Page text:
Clinicopathological Characteristics And Treatment Outcomes Of Breast Cancer Among Adolescents And Young Adults In A Developing Country
Received 5 September 2019
Accepted for publication 18 October 2019
Published 22 November 2019 Volume 2019:11 Pages 9891—9897
Checked for plagiarism Yes
Review by Single-blind
Peer reviewer comments 2
Editor who approved publication: Dr Chien-Feng Li
Hikmat Abdel-Razeq,1,2 Hanan Almasri,3 Fadwa Abdel Rahman,3 Hazem Abdulelah,1 Mahmoud Abu Nasser,1 Mourad Salam,1 Ammer Al-Dairi,3 Osama Natour,4 Dalia Rimawi5
1Department of Internal Medicine, King Hussein Cancer Center, Amman, Jordan; 2School of Medicine, University of Jordan, Amman, Jordan; 3Department of Radiation Oncology, King Hussein Cancer Center, Amman, Jordan; 4Department of Surgery, King Hussein Cancer Center, Amman, Jordan; 5Office of Scientific Affairs and Research, King Hussein Cancer Center, Amman, Jordan
Correspondence: Hikmat Abdel-Razeq
Department of Internal Medicine, King Hussein Cancer Center, Queen Rania Al Abdullah Street, P.O. Box 1269, Amman 11941, Jordan Tel +962 6 530 0460 Ext 1000
Purpose: Compared to Western societies, breast cancer diagnosis in our region is usually made at a younger age and at a more advanced stage. Breast cancer in younger patients tends to be more aggressive, and may result in a higher likelihood of long-term treatment-related toxicity and unique psychosocial problems. This study highlights the clinicopathological features and treatment outcomes in this age-group in a developing country like ours.
Methods: Consecutive patients aged 40 years or younger with a pathologically confirmed diagnosis of breast cancer treated and followed up at our institution were included. Medical records and hospital databases were searched for patients’ characteristics and treatment outcomes.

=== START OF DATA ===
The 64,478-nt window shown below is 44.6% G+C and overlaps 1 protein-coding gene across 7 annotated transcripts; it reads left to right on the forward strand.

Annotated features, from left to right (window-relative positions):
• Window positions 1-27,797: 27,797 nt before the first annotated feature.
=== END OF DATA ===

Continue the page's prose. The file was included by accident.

Results: A total of 417 patients were enrolled. Median age at diagnosis was 35 (21–40) years. On presentation, 63 (15.1%) patients had metastatic disease, 50 (79.4%) with visceral metastasis. Patients with nonmetastatic disease had poor pathological features, including node-positivity (66.9%), grade III (51.4%), lymphovascular invasion (48.6%) and positive HER2 (31.5%). Breast-conserving surgery was performed on 32.9%, and only 36.5% of women had breast-reconstruction surgery. At a median follow-up of 59 months, 5-year overall survival for the whole group was 72%: 84% for nonmetastatic and 13% for those with metastatic disease. On Cox regression, nodal metastasis (adjusted HR 3.46, 95% CI 1.48–8.10; p=0.004) and grade III disease (HR 1.97, 95% CI 1.14–3.39; p=0.015) were associated with poor outcome.
Conclusion: Adolescents and young Jordanian adults with breast cancer present with more advanced–stage disease and more aggressive pathological features that reflect poorly on treatment outcomes.
Keywords: breast cancer, adolescents and young adults, AYA, developing countries, late presentation
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